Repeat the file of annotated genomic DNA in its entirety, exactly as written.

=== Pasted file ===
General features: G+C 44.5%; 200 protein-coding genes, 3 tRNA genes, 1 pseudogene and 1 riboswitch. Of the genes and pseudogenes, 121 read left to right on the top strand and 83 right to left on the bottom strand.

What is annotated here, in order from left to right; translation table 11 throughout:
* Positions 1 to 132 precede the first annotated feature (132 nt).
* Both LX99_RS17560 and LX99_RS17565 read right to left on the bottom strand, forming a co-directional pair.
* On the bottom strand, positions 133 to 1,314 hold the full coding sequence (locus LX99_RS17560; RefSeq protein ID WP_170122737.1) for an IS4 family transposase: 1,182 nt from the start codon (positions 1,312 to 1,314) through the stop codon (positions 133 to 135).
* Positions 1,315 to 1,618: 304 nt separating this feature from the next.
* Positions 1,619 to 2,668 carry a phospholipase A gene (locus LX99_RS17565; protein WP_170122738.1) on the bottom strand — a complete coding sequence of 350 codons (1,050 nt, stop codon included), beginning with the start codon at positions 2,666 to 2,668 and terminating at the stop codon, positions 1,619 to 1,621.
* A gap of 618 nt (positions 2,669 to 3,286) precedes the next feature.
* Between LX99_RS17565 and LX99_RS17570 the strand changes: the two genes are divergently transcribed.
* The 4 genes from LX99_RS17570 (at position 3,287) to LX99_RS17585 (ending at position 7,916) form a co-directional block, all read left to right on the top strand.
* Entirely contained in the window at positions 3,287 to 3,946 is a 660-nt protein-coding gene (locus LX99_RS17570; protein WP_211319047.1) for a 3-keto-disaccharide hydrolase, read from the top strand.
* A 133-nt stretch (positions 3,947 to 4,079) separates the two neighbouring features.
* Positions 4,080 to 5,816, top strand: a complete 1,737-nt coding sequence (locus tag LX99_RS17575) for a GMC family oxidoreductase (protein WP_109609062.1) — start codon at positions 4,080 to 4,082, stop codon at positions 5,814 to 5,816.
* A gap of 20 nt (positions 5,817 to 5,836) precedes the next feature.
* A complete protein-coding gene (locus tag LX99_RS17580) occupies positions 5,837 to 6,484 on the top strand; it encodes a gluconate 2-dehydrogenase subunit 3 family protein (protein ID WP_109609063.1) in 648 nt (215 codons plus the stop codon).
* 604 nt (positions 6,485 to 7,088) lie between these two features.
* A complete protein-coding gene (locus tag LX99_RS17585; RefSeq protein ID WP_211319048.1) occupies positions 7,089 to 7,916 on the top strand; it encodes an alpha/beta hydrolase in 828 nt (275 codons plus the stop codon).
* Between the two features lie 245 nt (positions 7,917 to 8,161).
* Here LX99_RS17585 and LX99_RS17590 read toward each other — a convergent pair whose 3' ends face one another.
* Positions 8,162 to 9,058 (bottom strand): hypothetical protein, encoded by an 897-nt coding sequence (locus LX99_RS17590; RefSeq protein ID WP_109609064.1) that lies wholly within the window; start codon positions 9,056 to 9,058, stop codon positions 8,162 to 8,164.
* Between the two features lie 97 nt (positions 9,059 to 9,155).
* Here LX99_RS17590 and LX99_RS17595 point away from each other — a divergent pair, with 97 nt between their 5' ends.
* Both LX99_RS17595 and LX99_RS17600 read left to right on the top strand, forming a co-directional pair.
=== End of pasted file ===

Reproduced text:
General features: G+C 44.5%; 200 protein-coding genes, 3 tRNA genes, 1 pseudogene and 1 riboswitch. Of the genes and pseudogenes, 121 read left to right on the top strand and 83 right to left on the bottom strand.

What is annotated here, in order from left to right; translation table 11 throughout:
* Positions 1 to 132 precede the first annotated feature (132 nt).
* Both LX99_RS17560 and LX99_RS17565 read right to left on the bottom strand, forming a co-directional pair.
* On the bottom strand, positions 133 to 1,314 hold the full coding sequence (locus LX99_RS17560; RefSeq protein ID WP_170122737.1) for an IS4 family transposase: 1,182 nt from the start codon (positions 1,312 to 1,314) through the stop codon (positions 133 to 135).
* Positions 1,315 to 1,618: 304 nt separating this feature from the next.
* Positions 1,619 to 2,668 carry a phospholipase A gene (locus LX99_RS17565; protein WP_170122738.1) on the bottom strand — a complete coding sequence of 350 codons (1,050 nt, stop codon included), beginning with the start codon at positions 2,666 to 2,668 and terminating at the stop codon, positions 1,619 to 1,621.
* A gap of 618 nt (positions 2,669 to 3,286) precedes the next feature.
* Between LX99_RS17565 and LX99_RS17570 the strand changes: the two genes are divergently transcribed.
* The 4 genes from LX99_RS17570 (at position 3,287) to LX99_RS17585 (ending at position 7,916) form a co-directional block, all read left to right on the top strand.
* Entirely contained in the window at positions 3,287 to 3,946 is a 660-nt protein-coding gene (locus LX99_RS17570; protein WP_211319047.1) for a 3-keto-disaccharide hydrolase, read from the top strand.
* A 133-nt stretch (positions 3,947 to 4,079) separates the two neighbouring features.
* Positions 4,080 to 5,816, top strand: a complete 1,737-nt coding sequence (locus tag LX99_RS17575) for a GMC family oxidoreductase (protein WP_109609062.1) — start codon at positions 4,080 to 4,082, stop codon at positions 5,814 to 5,816.
* A gap of 20 nt (positions 5,817 to 5,836) precedes the next feature.
* A complete protein-coding gene (locus tag LX99_RS17580) occupies positions 5,837 to 6,484 on the top strand; it encodes a gluconate 2-dehydrogenase subunit 3 family protein (protein ID WP_109609063.1) in 648 nt (215 codons plus the stop codon).
* 604 nt (positions 6,485 to 7,088) lie between these two features.
* A complete protein-coding gene (locus tag LX99_RS17585; RefSeq protein ID WP_211319048.1) occupies positions 7,089 to 7,916 on the top strand; it encodes an alpha/beta hydrolase in 828 nt (275 codons plus the stop codon).
* Between the two features lie 245 nt (positions 7,917 to 8,161).
* Here LX99_RS17585 and LX99_RS17590 read toward each other — a convergent pair whose 3' ends face one another.
* Positions 8,162 to 9,058 (bottom strand): hypothetical protein, encoded by an 897-nt coding sequence (locus LX99_RS17590; RefSeq protein ID WP_109609064.1) that lies wholly within the window; start codon positions 9,056 to 9,058, stop codon positions 8,162 to 8,164.
* Between the two features lie 97 nt (positions 9,059 to 9,155).
* Here LX99_RS17590 and LX99_RS17595 point away from each other — a divergent pair, with 97 nt between their 5' ends.
* Both LX99_RS17595 and LX99_RS17600 read left to right on the top strand, forming a co-directional pair.